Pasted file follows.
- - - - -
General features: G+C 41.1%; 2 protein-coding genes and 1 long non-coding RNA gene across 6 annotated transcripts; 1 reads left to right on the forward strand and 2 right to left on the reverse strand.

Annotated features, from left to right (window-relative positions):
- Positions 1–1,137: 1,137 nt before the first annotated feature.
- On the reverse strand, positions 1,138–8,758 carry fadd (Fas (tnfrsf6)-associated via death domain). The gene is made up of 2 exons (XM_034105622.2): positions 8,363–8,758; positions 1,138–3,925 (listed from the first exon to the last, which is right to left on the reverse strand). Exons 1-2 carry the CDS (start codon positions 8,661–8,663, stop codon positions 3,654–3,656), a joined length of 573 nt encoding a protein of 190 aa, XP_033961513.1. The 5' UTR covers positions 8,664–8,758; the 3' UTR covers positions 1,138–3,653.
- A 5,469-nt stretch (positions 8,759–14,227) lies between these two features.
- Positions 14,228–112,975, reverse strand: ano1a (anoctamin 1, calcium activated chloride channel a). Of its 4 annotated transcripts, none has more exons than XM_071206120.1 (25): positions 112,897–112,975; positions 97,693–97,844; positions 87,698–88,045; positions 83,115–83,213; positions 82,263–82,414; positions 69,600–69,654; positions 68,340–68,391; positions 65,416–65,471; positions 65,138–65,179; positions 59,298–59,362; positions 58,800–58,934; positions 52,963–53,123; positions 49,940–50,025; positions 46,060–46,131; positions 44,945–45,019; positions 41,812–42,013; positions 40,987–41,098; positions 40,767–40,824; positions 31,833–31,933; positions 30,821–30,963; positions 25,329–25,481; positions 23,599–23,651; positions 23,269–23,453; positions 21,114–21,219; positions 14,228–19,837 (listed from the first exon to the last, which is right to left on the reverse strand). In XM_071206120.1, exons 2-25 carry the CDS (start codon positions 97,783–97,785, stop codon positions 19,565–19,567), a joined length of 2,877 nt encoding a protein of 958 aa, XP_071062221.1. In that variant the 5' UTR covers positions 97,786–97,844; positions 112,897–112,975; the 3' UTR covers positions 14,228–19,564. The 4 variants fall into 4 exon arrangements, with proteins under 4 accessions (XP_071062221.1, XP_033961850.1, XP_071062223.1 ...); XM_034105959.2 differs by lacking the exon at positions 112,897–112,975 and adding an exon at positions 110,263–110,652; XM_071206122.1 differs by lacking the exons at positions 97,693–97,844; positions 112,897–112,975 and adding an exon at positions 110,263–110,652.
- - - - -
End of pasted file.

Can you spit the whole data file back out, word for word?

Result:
General features: G+C 41.1%; 2 protein-coding genes and 1 long non-coding RNA gene across 6 annotated transcripts; 1 reads left to right on the forward strand and 2 right to left on the reverse strand.

Annotated features, from left to right (window-relative positions):
- Positions 1–1,137: 1,137 nt before the first annotated feature.
- On the reverse strand, positions 1,138–8,758 carry fadd (Fas (tnfrsf6)-associated via death domain). The gene is made up of 2 exons (XM_034105622.2): positions 8,363–8,758; positions 1,138–3,925 (listed from the first exon to the last, which is right to left on the reverse strand). Exons 1-2 carry the CDS (start codon positions 8,661–8,663, stop codon positions 3,654–3,656), a joined length of 573 nt encoding a protein of 190 aa, XP_033961513.1. The 5' UTR covers positions 8,664–8,758; the 3' UTR covers positions 1,138–3,653.
- A 5,469-nt stretch (positions 8,759–14,227) lies between these two features.
- Positions 14,228–112,975, reverse strand: ano1a (anoctamin 1, calcium activated chloride channel a). Of its 4 annotated transcripts, none has more exons than XM_071206120.1 (25): positions 112,897–112,975; positions 97,693–97,844; positions 87,698–88,045; positions 83,115–83,213; positions 82,263–82,414; positions 69,600–69,654; positions 68,340–68,391; positions 65,416–65,471; positions 65,138–65,179; positions 59,298–59,362; positions 58,800–58,934; positions 52,963–53,123; positions 49,940–50,025; positions 46,060–46,131; positions 44,945–45,019; positions 41,812–42,013; positions 40,987–41,098; positions 40,767–40,824; positions 31,833–31,933; positions 30,821–30,963; positions 25,329–25,481; positions 23,599–23,651; positions 23,269–23,453; positions 21,114–21,219; positions 14,228–19,837 (listed from the first exon to the last, which is right to left on the reverse strand). In XM_071206120.1, exons 2-25 carry the CDS (start codon positions 97,783–97,785, stop codon positions 19,565–19,567), a joined length of 2,877 nt encoding a protein of 958 aa, XP_071062221.1. In that variant the 5' UTR covers positions 97,786–97,844; positions 112,897–112,975; the 3' UTR covers positions 14,228–19,564. The 4 variants fall into 4 exon arrangements, with proteins under 4 accessions (XP_071062221.1, XP_033961850.1, XP_071062223.1 ...); XM_034105959.2 differs by lacking the exon at positions 112,897–112,975 and adding an exon at positions 110,263–110,652; XM_071206122.1 differs by lacking the exons at positions 97,693–97,844; positions 112,897–112,975 and adding an exon at positions 110,263–110,652.